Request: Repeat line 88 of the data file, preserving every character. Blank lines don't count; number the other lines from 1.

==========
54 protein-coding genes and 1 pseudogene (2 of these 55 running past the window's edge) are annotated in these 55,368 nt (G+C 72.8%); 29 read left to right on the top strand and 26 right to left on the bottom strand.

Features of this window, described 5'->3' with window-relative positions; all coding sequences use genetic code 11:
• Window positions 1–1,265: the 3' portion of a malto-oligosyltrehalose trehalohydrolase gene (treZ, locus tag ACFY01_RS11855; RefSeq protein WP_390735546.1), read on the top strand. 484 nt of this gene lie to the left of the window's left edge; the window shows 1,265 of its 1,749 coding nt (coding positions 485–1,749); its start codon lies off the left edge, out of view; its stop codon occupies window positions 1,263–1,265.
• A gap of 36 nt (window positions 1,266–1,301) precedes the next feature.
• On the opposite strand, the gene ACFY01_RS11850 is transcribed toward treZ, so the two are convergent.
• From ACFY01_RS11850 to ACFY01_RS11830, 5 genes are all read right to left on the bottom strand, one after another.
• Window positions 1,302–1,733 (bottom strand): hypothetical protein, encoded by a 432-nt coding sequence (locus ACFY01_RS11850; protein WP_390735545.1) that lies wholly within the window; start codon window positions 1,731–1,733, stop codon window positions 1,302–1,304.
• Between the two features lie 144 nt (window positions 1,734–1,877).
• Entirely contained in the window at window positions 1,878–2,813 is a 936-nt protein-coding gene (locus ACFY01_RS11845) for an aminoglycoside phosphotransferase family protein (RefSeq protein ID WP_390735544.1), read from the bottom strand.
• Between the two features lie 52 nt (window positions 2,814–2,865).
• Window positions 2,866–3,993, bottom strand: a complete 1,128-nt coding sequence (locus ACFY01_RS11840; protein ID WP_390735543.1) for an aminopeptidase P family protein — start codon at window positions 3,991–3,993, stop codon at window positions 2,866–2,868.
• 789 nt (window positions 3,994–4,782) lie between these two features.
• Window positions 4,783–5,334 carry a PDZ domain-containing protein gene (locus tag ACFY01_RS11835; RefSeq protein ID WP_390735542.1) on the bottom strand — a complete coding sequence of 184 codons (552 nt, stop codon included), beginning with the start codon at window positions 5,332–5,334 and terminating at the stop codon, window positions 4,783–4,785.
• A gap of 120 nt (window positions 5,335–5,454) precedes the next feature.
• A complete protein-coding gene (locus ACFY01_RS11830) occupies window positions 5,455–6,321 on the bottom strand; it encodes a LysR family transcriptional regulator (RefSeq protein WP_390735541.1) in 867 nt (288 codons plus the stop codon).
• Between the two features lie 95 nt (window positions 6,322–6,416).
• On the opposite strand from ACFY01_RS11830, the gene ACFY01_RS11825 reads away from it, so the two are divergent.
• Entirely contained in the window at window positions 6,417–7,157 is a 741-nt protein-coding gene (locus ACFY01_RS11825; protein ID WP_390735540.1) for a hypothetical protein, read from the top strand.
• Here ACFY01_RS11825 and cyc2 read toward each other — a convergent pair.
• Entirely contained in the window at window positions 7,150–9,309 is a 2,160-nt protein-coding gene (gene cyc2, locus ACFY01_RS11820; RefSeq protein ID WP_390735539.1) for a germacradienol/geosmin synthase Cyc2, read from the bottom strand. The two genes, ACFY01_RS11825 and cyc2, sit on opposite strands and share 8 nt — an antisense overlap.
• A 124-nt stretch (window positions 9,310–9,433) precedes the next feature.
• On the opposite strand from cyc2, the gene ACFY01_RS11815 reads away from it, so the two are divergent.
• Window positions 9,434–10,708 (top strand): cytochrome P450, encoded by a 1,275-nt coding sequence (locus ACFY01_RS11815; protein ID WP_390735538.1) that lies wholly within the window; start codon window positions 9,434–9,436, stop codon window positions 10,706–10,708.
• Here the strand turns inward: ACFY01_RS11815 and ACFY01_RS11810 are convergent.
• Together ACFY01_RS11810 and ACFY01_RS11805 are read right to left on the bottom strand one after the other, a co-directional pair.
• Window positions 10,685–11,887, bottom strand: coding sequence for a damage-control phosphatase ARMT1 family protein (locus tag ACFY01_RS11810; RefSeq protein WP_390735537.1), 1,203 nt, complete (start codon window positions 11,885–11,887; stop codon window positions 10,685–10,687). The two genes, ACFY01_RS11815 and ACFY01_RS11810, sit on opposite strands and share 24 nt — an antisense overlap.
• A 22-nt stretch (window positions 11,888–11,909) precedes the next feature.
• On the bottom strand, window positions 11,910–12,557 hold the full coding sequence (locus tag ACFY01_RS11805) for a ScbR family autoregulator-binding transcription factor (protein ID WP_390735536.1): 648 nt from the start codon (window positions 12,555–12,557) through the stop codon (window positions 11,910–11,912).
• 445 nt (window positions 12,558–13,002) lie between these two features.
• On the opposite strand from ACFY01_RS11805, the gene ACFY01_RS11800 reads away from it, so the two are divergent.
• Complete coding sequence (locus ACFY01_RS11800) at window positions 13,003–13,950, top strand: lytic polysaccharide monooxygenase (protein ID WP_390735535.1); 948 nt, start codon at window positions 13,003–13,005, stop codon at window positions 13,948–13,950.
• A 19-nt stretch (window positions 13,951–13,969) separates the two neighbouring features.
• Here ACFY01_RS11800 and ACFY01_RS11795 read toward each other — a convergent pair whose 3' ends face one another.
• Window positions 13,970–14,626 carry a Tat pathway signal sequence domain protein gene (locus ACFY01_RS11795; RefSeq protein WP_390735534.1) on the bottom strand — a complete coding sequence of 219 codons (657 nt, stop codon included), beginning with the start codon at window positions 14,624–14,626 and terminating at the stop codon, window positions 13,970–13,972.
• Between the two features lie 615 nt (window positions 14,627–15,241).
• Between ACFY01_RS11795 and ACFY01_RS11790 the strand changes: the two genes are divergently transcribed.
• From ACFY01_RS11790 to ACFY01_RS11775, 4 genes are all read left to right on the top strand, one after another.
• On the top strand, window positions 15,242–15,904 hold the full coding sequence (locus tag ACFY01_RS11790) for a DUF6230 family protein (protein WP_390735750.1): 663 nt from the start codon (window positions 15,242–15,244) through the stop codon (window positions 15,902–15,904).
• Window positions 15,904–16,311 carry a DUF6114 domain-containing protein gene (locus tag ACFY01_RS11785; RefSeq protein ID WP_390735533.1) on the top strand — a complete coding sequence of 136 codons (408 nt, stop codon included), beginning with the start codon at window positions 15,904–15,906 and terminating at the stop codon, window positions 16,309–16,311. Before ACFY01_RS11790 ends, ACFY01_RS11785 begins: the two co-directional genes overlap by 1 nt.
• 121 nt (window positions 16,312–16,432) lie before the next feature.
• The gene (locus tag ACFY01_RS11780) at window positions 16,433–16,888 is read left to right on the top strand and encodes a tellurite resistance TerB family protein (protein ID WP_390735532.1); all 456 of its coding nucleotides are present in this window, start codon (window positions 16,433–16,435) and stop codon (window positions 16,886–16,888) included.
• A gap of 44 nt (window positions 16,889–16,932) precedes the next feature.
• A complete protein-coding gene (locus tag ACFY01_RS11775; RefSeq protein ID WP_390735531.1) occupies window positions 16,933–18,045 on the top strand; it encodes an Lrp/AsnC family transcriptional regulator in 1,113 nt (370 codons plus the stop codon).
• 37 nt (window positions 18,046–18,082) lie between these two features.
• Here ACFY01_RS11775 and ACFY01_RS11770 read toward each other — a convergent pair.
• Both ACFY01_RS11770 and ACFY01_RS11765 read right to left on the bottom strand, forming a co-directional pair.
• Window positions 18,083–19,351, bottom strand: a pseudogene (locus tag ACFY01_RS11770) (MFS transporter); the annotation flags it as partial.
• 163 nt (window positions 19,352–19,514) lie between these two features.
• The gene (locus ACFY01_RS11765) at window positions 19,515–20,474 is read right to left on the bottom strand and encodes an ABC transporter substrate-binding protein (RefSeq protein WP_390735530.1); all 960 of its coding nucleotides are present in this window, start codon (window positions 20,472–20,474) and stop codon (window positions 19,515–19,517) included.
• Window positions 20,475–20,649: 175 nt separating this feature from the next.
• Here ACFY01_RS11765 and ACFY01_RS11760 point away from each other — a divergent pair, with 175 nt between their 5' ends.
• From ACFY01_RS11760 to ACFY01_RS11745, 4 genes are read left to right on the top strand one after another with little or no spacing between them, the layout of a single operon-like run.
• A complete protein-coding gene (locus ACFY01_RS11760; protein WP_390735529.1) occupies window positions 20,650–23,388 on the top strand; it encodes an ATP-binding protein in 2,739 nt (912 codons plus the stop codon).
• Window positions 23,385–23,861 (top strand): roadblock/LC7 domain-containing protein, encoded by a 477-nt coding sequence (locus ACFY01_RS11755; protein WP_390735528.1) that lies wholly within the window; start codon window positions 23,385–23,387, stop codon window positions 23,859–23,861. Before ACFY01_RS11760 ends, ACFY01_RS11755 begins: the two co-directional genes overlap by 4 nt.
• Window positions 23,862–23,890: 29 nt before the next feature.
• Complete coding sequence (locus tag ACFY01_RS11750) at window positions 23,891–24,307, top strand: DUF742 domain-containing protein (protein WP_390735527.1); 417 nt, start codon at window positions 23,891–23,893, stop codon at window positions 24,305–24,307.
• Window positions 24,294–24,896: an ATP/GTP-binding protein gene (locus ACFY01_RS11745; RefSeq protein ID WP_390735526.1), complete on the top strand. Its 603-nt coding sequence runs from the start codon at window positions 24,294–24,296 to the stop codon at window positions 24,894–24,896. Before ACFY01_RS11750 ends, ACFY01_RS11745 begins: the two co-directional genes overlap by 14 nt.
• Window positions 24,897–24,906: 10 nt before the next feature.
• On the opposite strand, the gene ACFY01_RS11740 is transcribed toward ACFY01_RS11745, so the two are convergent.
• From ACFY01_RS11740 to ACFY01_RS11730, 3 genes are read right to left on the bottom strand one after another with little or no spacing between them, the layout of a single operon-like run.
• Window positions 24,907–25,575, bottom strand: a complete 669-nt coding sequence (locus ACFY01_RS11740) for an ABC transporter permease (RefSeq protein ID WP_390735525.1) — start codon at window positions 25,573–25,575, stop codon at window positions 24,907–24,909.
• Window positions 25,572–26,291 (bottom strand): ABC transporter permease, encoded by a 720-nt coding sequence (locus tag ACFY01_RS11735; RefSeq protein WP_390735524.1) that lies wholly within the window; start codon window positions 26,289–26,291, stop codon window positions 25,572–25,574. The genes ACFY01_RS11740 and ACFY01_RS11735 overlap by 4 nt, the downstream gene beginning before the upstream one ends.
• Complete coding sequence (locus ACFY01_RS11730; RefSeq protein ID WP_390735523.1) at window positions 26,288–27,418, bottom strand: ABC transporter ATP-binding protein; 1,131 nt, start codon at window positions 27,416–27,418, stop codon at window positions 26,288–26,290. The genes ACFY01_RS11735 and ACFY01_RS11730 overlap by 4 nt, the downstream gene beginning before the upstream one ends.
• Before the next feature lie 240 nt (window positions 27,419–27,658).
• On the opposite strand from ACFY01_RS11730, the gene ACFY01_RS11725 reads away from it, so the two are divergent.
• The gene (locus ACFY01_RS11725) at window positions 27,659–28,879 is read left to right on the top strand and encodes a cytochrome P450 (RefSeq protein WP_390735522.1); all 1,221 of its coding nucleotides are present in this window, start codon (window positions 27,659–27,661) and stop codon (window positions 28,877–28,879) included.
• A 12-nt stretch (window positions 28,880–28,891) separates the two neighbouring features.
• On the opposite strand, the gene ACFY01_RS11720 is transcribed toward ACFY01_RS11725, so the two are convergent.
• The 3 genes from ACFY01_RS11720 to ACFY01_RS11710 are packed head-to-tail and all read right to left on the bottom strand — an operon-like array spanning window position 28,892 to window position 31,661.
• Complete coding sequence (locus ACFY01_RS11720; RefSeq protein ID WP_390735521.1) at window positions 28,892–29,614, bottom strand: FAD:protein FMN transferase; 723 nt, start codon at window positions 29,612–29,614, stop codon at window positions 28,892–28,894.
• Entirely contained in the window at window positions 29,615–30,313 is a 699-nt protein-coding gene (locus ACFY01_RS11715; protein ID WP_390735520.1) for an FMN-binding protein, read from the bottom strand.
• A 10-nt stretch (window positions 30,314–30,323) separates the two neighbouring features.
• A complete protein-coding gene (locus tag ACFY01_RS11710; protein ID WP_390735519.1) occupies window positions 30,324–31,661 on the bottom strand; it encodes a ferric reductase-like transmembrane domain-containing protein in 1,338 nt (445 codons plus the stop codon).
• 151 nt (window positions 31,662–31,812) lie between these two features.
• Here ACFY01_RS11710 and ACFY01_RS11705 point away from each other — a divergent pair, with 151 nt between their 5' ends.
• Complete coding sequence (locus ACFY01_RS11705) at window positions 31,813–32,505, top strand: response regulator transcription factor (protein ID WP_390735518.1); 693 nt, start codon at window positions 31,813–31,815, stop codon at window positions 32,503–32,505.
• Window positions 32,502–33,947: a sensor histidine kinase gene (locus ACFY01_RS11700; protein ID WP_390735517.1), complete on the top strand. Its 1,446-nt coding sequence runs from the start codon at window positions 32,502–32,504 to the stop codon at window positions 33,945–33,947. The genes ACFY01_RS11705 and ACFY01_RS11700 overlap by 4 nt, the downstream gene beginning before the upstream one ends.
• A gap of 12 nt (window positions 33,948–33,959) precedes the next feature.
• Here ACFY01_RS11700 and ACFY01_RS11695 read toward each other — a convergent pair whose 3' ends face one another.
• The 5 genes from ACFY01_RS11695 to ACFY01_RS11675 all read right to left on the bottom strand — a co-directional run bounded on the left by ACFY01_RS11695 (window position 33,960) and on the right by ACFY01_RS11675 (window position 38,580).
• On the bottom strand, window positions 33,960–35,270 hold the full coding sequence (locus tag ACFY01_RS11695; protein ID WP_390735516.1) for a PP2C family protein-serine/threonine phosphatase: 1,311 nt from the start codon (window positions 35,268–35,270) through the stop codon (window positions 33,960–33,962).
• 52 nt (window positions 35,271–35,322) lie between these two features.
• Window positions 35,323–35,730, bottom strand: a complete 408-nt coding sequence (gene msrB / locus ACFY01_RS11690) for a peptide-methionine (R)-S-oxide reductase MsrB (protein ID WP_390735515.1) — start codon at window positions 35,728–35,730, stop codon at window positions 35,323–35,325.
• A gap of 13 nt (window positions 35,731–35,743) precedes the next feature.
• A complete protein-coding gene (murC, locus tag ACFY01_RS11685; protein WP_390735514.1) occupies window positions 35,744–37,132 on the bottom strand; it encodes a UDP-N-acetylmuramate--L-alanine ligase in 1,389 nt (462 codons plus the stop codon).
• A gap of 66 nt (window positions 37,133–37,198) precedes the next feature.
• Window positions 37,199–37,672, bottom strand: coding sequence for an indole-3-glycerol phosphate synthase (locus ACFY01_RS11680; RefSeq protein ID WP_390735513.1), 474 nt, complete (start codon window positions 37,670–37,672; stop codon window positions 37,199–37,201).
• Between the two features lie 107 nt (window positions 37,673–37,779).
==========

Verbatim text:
• Between the two features lie 107 nt (window positions 37,673–37,779).